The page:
Nepali Sherpa Guide Scales Mount Everest for 26th Time, Sets Record
KATHMANDU – In a remarkable feat of mountaineering, Pasang Dawa Sherpa, a Nepali Sherpa guide, successfully climbed Mount Everest for the 26th time on Sunday, tying the world record for the most summits of the iconic peak. Pasang Dawa Sherpa, 46, reached the 8,849-meter (29,032-foot) summit, sharing the record with Kami Rita Sherpa, another accomplished climber.
According to Bigyan Koirala, a government tourism official, Kami Rita Sherpa is currently making his way up Everest and could set another record if he reaches the top. The achievement of these Sherpa climbers underscores their remarkable skill and resilience in the face of extreme mountain conditions.
Pasang Dawa Sherpa accomplished the historic climb alongside a Hungarian client, as confirmed by Dawa Futi Sherpa, an official from Imagine Nepal Treks, the company employing Pasang Dawa. “They are descending from the top now and are in good shape,” said Dawa Futi Sherpa, indicating a successful summit and descent.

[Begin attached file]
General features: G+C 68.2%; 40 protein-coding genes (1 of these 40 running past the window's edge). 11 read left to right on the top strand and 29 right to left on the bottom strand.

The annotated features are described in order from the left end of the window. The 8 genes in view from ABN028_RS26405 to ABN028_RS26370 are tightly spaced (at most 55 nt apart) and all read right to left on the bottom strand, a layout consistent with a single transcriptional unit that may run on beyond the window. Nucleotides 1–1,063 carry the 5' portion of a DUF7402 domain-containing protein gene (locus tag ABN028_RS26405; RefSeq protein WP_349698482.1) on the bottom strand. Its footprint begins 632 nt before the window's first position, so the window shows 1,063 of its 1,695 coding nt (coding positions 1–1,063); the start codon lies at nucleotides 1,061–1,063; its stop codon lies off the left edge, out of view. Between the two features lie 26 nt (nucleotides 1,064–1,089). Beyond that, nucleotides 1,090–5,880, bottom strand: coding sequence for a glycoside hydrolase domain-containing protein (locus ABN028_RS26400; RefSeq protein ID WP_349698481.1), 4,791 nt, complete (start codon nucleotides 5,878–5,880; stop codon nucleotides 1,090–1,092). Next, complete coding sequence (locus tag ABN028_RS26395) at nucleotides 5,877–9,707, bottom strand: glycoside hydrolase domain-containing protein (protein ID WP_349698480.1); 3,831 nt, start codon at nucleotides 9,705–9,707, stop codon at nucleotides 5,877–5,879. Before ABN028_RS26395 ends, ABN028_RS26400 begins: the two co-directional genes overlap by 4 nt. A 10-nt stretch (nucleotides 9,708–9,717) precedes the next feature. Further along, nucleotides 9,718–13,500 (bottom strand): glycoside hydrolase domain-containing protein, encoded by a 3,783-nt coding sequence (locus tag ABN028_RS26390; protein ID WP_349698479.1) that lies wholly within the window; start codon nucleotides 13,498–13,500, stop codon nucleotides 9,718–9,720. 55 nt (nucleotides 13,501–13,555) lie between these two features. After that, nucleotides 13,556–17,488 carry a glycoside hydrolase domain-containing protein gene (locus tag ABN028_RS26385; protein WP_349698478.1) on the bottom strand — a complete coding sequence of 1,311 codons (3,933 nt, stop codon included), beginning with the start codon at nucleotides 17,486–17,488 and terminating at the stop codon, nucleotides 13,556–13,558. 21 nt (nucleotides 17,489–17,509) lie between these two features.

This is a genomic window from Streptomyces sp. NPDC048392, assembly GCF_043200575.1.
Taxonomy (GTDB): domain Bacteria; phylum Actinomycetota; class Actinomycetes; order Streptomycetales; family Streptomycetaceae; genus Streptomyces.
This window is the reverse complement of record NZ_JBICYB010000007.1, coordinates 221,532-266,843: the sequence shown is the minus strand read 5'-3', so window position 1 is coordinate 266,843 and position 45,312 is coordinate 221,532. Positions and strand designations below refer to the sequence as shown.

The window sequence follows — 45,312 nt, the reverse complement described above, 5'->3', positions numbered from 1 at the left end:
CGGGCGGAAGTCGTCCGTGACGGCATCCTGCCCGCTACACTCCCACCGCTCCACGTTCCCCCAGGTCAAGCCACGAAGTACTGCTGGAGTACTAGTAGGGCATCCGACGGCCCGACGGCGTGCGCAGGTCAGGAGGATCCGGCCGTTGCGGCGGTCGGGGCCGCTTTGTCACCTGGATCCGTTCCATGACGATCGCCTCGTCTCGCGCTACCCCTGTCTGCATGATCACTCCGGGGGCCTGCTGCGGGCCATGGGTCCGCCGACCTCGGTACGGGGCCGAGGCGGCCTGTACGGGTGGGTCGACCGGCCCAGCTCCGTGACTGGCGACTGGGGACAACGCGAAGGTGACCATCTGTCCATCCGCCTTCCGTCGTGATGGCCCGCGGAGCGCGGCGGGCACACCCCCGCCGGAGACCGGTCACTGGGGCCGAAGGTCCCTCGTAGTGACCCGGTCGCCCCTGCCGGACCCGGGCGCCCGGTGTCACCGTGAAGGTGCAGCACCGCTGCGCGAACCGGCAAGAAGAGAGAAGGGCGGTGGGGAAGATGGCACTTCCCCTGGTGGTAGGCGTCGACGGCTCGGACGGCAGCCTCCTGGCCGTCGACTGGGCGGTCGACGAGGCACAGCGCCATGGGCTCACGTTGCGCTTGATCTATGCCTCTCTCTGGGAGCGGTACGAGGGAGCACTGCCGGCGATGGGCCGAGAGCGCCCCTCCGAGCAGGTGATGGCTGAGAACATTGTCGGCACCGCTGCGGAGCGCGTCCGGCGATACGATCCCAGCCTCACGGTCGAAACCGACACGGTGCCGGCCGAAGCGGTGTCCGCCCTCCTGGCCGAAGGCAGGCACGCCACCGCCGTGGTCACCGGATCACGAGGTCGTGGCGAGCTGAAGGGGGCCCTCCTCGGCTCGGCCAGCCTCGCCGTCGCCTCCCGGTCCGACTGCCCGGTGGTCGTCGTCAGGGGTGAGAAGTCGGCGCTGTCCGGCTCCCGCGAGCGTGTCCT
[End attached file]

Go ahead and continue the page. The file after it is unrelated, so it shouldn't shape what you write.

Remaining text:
Sherpas, renowned for their climbing expertise, primarily earn their livelihood by guiding foreign climbers on Himalayan expeditions. In this climbing season, which runs from March to May, a Pakistani woman named Naila Kiani also made history by becoming the first foreign climber to reach the summit of Everest, as reported by Dawa Futi. However, due to the influx of climbers heading towards the peak after the installation of ropes to the top, this information could not be independently verified.
Naila Kiani, a 37-year-old banker based in Dubai, had previously conquered four of the world’s 14 highest mountains before her successful ascent of Everest. Her remarkable achievement adds to the growing list of adventurers who have conquered the legendary peak.
This year, Nepal issued a record 467 permits to foreign climbers aiming to reach the summit of Everest. Typically, each climber is accompanied by at least one Sherpa guide, raising concerns about overcrowding in the narrow section below the summit known as the Hillary Step.
Since Sir Edmund Hillary and Sherpa Tenzing Norgay first scaled Mount Everest in 1953, the peak has been climbed over 11,000 times. However, this impressive number is accompanied by the sobering statistic that approximately 320 individuals have lost their lives in the pursuit of conquering Everest, according to the Himalayan database and Nepali officials.
As Pasang Dawa Sherpa and his Hungarian client descend from their successful climb, their remarkable achievement will be celebrated among the mountaineering community, further solidifying the Sherpas’ reputation as extraordinary climbers and guides on the world’s highest peak